Coronavirus: What's happening in Canada and around the world on Sept. 12
COVID-19 school outbreaks across Canada mar 1st week of in-person classes
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Several COVID-19 outbreaks across Canada have marred the first week of back-to-school, prompting school closures and class cancellations.
In P.E.I., Dr. Heather Morrison has made the decision to cancel classes at several Charlottetown schools following six confirmed coronavirus cases among people under the age of 19.
On Saturday, the chief public health officer reported that a student at West Royalty Elementary had tested positive for COVID-19. Four of the new cases announced Sunday are considered close contacts of the case associated with West Royalty School.
"The situation at West Royalty Elementary School is considered an outbreak, the first school outbreak in P.E.I. since the pandemic began," Morrison said Sunday.
"We are erring on the side of caution, assuming the new cases are the highly transmissible delta variant."
Across the Confederation Bridge, Monday classes will be cancelled for Grade 11 students at Sugarloaf Senior High School in Campbellton, N.B., after a student tested positive.
Grade 11 students and their parents will be provided more information about the situation on Sunday, said superintendent Mark Donovan.
In Plaster Rock, N.B., all Monday classes at Donald Fraser Memorial School have been cancelled after two cases were confirmed.
The school says cleaning and contact tracing will be performed, and student should expect to return on Tuesday.
Meanwhile, in Ontario, at least 208 students in the Windsor area have been sent home from exposure to positive COVID-19 cases.
Four schools in the Windsor-Essex Catholic District School Board (WECDSB) reported cases Friday and one of those reported a second case Sunday. In total, 148 students have been told not to return to class in the last three days.
All schools remain open, according to the WECDSB's website.
Outbreaks have also been reported at several schools in Alberta, where about 2,000 people turned out to a rally in Calgary Sunday to protest vaccine mandates and other public health measures.
Four Calgary schools have ongoing COVID-19 outbreaks. Other schools in the province are also affected: In the Medicine Hat school district, every school reported positive cases last week.
What's happening across Canada
- Vaccinations for kids will spark legal battles between parents, says B.C. lawyer.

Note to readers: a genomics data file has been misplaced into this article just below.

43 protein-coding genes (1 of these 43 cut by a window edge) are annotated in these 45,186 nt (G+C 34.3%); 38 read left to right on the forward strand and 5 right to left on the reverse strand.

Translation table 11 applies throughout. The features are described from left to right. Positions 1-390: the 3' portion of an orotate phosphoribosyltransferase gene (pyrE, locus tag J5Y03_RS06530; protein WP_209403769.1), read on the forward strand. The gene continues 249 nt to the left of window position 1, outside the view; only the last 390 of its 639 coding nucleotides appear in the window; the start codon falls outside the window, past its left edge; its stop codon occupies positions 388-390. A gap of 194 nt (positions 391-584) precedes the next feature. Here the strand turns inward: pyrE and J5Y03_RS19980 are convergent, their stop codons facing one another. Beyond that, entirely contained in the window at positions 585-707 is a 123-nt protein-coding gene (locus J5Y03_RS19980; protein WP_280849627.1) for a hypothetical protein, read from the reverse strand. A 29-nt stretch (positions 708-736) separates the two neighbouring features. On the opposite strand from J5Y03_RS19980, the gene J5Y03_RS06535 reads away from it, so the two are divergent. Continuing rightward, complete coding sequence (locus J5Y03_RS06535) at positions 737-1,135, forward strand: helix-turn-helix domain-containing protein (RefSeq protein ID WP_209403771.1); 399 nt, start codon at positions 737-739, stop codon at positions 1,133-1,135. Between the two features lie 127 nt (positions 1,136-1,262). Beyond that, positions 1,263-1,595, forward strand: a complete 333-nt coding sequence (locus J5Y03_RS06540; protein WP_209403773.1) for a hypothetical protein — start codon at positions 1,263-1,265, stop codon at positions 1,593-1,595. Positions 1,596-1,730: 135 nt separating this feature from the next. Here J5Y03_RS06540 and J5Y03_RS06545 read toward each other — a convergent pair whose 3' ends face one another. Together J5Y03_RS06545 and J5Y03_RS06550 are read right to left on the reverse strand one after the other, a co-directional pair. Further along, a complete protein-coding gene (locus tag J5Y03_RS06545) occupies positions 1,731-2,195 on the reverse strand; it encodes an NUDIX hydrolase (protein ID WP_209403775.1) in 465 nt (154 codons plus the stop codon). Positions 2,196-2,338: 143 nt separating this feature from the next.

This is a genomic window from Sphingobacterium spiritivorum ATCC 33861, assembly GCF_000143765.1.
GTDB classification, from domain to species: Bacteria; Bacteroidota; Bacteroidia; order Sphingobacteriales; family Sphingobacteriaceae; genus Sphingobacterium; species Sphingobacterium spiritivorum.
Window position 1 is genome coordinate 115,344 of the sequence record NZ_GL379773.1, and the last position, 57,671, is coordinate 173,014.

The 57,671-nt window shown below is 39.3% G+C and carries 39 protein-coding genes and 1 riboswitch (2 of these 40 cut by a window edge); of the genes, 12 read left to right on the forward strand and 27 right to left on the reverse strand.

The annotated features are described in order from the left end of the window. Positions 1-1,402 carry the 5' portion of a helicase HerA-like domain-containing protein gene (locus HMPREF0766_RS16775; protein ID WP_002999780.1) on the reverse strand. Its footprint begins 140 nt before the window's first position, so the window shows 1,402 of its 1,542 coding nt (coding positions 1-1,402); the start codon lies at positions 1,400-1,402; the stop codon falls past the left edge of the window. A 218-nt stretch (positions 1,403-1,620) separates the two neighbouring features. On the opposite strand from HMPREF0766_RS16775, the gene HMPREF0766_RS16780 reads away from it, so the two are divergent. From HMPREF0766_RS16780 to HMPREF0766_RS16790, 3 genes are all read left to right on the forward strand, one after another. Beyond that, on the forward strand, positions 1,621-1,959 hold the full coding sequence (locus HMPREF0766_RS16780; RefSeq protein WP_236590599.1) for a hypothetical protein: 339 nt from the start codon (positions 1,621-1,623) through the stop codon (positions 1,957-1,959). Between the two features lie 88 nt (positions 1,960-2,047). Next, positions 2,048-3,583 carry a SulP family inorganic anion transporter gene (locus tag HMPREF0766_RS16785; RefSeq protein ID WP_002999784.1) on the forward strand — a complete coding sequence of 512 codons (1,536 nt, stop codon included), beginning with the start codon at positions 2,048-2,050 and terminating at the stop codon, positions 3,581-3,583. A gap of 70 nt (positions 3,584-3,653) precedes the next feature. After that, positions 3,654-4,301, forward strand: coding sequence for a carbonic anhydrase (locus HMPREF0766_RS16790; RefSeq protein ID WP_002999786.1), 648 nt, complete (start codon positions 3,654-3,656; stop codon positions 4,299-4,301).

- Thousands protest vaccine mandates in Calgary as hospitals struggle with rising COVID cases
- Father concerned Sask. Health Authority changes will postpone son's surgery.
- Pop-up vaccine clinics in Winnipeg parks lauded as 'really convenient.'
- Ontario reports 784 new cases and six additional deaths.
- Quebec to start using rapid testing in 72 schools starting Monday.
- Here are all the potential exposure sites in N.S.
- Critics lay into N.W.T.'s shifting approach to shelter, isolation amid Yellowknife outbreak.
What's happening around the world
As of Sunday, more than 224.4 million cases of COVID-19 had been reported worldwide, according to Johns Hopkins University's COVID-19 case tracking tool. The reported global death toll stood at 4.6 million.
In Asia, Bangladesh has reopened schools and other educational institutions after 543 days of closure as its virus situation eases and more people are vaccinated. Authorities decided to reopen after almost 97 per cent of the country's teachers and staff have been vaccinated, the government says.
In the Americas, Los Angeles County school officials ordered vaccinations for all students aged 12 and over, becoming the largest school district in the United States to take that step. School board members voted unanimously to mandate the shots in the coming weeks, despite angry objections from several parents.
In Africa, schools in Egypt are scheduled to resume in-person classes next week, but rising cases are alarming authorities. Daily cases in the country — the Arab world's most populous with 100 million people — have been spiking in recent weeks since the more contagious delta variant was detected in the country in July.
In Europe, authorities in Britain have decided not to require vaccine passports for entry into nightclubs and other crowded events in England, Britain's health secretary said Sunday, reversing course amid opposition from some of the Conservative government's supporters in Parliament
With files from The Associated Press and Reuters